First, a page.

As a mother, it’s one thing to have internal ponderings. But when your husband verbalizes the same thoughts, it gives wings and teeth to your ponderings – they become nightmarish creatures that keep you awake at night, with worse thoughts. What if my son has malnutrition? What if he’ll have some Freudian complex due to my regulating his portions of sugar and potato chips? Is he hiding last year’s leftover Easter candy between his mattresses? Will he soon be breaking and entering as a means to more ice cream?
As I glanced at the mountain of rice, bourbon chicken, and steak on Cowboy’s plate, I defended myself to Flash. “I ask him, every time he finishes his food, if he’s still hungry. Sometimes he says yes, sometimes no.”
“I do the same thing,” Flash responded.
Meanwhile, Cowboy finished his Meat Plate in record time.
“Are you still hungry? Do you want more?” Flash and I asked, in unison.
“Yes,” Cowboy answered, adding to our self-imposed label of “neglectful parents.”
“How about dessert?” We offered, as a salve for our sorry souls.
Cowboy promptly retrieved some jello with whipped cream on top, then gave me his is-this-really-okay-or-some-kind-of-trick look.
“Go ahead, make my day,” I said, trying to forget the cookies of the day before.
Once he was finished, we asked again, “Are you still hungry? Do you want more?”
“Yes,” he answered again. We were stunned, and wondered where our skinny boy would put more calories.
“But maybe this time, some vegetables?” I couldn’t help myself, but Cowboy was more than happy to oblige. He loves food in every group. His next plate was layered with six different veggies.
He kept eating and eating. And eating. It was like a camel with water – he was storing up at the food oasis for his desert-like life at home.
Special occasions at home are a welcome reprieve for Cowboy. With an Easter egg hunt on Good Friday, my birthday the day after, and a basket of goodies on Easter morning, it was a Sugar Armageddon waiting to happen.
I limited his sugar intake at the hunt, reminding him that we’d have birthday cake the next day. Due to my memory lapse, caused by all the candy I “tested out” as I filled those eggs on Friday night, I bought him an Icee on Saturday afternoon. Which meant the cake that Flash and Cowboy baked needed to wait until Sunday.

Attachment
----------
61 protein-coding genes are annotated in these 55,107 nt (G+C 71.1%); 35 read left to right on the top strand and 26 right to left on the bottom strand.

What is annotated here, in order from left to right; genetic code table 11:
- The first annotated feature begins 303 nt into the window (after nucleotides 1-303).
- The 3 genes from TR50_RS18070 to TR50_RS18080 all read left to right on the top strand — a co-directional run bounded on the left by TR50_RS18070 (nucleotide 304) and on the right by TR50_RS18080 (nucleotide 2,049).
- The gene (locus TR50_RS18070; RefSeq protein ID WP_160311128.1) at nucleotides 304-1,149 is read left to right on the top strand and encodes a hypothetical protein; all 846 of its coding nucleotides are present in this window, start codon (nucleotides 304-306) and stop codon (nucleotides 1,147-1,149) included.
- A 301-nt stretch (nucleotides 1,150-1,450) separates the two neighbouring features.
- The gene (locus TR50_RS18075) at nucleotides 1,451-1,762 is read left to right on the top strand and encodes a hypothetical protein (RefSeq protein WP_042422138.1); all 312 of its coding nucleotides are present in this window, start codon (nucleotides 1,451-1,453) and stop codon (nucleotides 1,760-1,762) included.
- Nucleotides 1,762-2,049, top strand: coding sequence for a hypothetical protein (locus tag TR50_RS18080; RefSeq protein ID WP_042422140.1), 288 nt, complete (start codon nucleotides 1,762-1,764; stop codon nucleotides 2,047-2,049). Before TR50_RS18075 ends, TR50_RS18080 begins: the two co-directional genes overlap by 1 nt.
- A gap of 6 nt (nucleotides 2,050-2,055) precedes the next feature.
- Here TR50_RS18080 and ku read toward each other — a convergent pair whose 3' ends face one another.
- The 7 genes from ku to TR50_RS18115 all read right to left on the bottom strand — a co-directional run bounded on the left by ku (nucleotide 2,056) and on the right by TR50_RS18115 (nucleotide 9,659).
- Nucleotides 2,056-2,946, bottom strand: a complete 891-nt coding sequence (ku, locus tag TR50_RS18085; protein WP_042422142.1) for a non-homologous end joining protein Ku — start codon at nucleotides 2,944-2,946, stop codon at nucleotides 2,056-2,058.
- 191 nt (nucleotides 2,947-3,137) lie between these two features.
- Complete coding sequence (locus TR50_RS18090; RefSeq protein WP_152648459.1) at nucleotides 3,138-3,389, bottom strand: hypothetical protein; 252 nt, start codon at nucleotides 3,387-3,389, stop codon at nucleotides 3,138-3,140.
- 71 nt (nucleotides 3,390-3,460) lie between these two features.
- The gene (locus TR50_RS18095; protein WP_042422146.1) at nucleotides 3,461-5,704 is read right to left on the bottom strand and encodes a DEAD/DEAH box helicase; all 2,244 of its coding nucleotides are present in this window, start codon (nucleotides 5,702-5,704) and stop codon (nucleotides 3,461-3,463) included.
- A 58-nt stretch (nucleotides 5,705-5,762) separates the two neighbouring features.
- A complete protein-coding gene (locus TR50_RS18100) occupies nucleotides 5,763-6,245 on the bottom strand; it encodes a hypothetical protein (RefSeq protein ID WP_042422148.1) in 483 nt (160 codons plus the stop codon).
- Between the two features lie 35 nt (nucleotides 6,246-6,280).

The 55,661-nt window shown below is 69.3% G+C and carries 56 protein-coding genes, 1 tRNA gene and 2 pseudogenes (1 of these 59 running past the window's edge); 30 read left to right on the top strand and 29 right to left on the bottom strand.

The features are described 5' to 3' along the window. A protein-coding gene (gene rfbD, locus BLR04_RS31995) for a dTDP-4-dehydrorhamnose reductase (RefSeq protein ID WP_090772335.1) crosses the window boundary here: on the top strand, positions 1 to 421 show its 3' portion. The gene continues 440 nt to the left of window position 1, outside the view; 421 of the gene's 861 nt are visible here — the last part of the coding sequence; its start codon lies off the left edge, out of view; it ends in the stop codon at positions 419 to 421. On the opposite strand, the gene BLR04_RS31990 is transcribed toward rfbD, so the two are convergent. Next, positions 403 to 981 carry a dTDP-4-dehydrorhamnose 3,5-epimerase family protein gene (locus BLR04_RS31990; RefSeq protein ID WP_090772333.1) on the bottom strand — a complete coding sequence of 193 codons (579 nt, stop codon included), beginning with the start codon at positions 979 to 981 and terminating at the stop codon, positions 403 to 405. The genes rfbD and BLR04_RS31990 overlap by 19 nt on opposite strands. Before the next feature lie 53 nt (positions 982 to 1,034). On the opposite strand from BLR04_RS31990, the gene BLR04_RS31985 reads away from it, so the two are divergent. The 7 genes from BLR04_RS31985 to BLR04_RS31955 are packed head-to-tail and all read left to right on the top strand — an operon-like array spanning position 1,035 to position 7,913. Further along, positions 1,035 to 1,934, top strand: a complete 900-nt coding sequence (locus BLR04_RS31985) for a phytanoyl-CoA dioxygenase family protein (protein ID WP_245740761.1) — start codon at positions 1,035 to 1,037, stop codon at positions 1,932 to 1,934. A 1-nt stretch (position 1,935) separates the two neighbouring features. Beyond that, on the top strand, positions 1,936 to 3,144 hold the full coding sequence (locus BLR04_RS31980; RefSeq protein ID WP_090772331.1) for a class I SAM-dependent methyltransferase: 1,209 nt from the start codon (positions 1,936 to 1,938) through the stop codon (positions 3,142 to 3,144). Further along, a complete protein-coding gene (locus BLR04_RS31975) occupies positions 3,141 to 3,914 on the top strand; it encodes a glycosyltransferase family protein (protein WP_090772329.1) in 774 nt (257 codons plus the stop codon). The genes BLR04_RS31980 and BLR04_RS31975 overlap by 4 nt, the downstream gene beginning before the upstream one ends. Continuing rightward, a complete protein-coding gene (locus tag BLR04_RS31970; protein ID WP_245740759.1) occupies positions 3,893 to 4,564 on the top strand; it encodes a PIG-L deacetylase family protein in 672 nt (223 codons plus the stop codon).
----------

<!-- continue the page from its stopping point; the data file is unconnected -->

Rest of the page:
But what about Sunday morning? Cowboy has to have an Easter basket. He needs a chocolate bunny. And some Junior Mints. And bubble gum eggs. In twelve short years, he’ll be 30.
After he saw his Easter basket, I gave conditions. “Four Junior Mints, but hold the bunny. You can eat his ears or something on a different day.”
That afternoon, our friends Barney and Thelma Lou served strawberries and cream after lunch, and I had to substitute sugar-laden, dairy-free ice cream for Cowboy. By the time we got home Sunday night and quickly frosted the two-thirds of cake that was left from my further food testing, my birthday weekend was almost over. And birthday cake is to be eaten within 36 hours of the birthday. I couldn’t be rude.
“Okay, let’s have a little cake,” I announced.
I knew she couldn’t hold out, I heard Cowboy gloat to himself. She can’t resist her own birthday cake, complete with singing and making a wish. Such an attention hog.
We ate reasonable-sized pieces, and Cowboy buzzed down the hallway to get ready for bed. He’d enjoyed every moment on leave from my enforcement. He knows I won’t let that bunny go to waste, but he’s not asking for it. It will wait in the freezer, while I let Cowboy dry out from his three-day bender. And if he gets any ideas about sneaking a bite, my glare will say, You’ve got to ask yourself one question: “Do I feel lucky?” Well, do ya, Cowboy? It’ll stop him in his tracks. Until the next time he and Flash are home without me. He’s counting the seconds until I leave.